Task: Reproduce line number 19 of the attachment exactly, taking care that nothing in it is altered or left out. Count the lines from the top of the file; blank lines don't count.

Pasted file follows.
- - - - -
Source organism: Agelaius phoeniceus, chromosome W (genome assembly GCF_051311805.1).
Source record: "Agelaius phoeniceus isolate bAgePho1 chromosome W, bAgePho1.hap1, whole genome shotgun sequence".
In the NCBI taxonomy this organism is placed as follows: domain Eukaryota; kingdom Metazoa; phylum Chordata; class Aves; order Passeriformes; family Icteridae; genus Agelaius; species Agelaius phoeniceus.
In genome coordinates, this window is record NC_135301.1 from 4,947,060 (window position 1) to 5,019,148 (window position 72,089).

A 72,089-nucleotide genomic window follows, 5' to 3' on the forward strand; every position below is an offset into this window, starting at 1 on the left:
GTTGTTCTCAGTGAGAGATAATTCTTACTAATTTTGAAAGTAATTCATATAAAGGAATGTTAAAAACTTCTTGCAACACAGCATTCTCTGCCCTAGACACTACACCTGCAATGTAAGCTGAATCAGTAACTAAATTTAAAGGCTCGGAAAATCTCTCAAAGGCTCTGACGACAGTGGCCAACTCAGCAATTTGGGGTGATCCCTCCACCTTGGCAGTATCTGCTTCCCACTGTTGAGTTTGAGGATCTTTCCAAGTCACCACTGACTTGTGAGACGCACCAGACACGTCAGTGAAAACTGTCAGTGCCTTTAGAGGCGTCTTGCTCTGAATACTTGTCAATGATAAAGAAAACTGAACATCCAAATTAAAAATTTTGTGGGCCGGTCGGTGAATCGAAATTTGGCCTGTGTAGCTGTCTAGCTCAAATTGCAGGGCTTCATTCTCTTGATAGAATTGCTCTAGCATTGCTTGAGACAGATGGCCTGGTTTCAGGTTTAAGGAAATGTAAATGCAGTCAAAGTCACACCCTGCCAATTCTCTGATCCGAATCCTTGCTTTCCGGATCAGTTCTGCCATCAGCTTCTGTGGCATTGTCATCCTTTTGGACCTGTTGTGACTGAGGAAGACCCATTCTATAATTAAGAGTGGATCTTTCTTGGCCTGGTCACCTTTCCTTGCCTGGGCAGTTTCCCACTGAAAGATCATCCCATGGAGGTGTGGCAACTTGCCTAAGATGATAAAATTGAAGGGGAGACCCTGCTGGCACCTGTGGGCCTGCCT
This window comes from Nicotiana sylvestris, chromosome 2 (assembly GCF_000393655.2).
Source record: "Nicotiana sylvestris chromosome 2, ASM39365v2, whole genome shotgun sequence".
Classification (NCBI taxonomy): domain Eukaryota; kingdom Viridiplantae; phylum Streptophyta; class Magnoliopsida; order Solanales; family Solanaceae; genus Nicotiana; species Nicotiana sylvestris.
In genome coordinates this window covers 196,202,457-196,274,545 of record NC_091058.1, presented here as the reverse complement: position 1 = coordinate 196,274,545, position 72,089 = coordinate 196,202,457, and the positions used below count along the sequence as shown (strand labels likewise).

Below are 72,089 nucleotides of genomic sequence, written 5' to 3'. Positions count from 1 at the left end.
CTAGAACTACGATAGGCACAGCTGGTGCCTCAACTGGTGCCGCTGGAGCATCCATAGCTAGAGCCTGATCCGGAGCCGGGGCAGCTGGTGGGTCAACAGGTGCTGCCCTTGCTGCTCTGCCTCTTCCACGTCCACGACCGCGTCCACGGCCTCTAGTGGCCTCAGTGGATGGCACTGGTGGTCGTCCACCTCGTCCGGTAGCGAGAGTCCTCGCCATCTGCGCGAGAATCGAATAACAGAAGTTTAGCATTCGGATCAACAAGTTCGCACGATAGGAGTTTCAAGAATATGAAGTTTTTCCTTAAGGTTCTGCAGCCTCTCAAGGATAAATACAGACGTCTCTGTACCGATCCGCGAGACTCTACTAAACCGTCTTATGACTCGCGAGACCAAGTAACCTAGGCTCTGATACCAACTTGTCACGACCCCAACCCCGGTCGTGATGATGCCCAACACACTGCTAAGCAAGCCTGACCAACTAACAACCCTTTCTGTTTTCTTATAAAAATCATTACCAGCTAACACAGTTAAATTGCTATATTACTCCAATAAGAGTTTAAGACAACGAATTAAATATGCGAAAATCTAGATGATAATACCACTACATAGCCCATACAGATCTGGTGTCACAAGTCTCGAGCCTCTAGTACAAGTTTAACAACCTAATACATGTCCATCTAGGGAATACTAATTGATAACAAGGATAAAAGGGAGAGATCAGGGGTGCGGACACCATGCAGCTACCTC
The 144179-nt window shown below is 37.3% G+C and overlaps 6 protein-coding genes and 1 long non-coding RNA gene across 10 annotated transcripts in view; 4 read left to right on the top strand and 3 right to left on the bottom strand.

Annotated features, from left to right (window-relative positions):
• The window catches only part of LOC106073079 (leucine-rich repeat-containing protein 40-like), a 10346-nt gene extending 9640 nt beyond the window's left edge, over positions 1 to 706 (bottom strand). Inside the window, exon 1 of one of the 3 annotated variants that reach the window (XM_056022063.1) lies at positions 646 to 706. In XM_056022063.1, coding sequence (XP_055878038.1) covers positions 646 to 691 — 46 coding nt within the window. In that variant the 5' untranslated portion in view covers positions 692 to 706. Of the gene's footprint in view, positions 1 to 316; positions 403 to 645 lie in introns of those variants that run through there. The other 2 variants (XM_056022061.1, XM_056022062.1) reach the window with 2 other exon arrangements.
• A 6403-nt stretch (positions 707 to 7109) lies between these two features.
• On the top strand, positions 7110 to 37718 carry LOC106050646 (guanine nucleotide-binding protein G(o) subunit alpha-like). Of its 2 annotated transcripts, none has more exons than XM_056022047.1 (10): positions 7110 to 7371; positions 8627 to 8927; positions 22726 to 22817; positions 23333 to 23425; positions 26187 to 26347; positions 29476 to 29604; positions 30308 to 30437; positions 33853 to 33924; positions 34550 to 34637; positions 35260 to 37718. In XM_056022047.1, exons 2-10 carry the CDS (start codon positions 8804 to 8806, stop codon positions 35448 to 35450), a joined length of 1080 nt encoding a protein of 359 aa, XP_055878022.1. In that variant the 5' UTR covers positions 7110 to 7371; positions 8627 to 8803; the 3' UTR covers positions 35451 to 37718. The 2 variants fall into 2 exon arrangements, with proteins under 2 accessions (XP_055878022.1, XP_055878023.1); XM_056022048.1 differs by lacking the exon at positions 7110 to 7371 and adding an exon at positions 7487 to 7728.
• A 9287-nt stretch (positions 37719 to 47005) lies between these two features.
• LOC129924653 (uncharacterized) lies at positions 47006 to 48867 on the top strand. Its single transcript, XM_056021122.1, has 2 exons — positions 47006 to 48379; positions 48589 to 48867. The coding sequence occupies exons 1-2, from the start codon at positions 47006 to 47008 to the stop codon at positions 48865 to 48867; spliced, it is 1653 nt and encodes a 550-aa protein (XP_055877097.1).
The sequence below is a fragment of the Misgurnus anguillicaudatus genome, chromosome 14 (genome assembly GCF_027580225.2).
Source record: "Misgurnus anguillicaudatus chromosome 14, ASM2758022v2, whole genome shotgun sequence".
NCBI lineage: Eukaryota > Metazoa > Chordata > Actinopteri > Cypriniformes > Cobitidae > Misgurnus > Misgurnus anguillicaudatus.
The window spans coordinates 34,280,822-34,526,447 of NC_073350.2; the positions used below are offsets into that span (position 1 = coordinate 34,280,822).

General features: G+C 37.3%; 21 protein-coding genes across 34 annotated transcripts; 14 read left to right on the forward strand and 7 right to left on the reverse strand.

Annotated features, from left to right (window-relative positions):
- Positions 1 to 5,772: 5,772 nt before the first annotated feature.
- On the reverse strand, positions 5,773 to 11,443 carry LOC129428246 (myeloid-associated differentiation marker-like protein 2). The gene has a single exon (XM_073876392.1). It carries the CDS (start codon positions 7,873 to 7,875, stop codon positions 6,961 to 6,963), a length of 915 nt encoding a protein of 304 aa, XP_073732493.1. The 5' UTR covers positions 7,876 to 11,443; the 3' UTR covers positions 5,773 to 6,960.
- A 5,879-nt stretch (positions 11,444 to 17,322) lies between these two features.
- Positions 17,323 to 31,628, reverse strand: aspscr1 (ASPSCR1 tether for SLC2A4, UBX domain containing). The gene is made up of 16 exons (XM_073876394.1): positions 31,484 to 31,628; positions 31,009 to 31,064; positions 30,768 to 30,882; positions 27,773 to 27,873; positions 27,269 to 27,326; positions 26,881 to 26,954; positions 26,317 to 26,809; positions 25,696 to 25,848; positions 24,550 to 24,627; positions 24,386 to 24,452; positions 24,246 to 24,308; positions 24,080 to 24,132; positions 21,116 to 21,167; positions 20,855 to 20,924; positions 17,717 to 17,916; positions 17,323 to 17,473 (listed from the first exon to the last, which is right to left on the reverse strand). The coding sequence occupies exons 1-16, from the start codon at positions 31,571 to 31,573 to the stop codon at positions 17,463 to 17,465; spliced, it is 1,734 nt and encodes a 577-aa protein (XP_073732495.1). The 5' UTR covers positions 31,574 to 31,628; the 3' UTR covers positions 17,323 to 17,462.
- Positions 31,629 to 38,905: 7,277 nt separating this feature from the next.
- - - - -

• LOC129924653 (uncharacterized) lies at positions 47006 to 48867 on the top strand. Its single transcript, XM_056021122.1, has 2 exons — positions 47006 to 48379; positions 48589 to 48867. The coding sequence occupies exons 1-2, from the start codon at positions 47006 to 47008 to the stop codon at positions 48865 to 48867; spliced, it is 1653 nt and encodes a 550-aa protein (XP_055877097.1).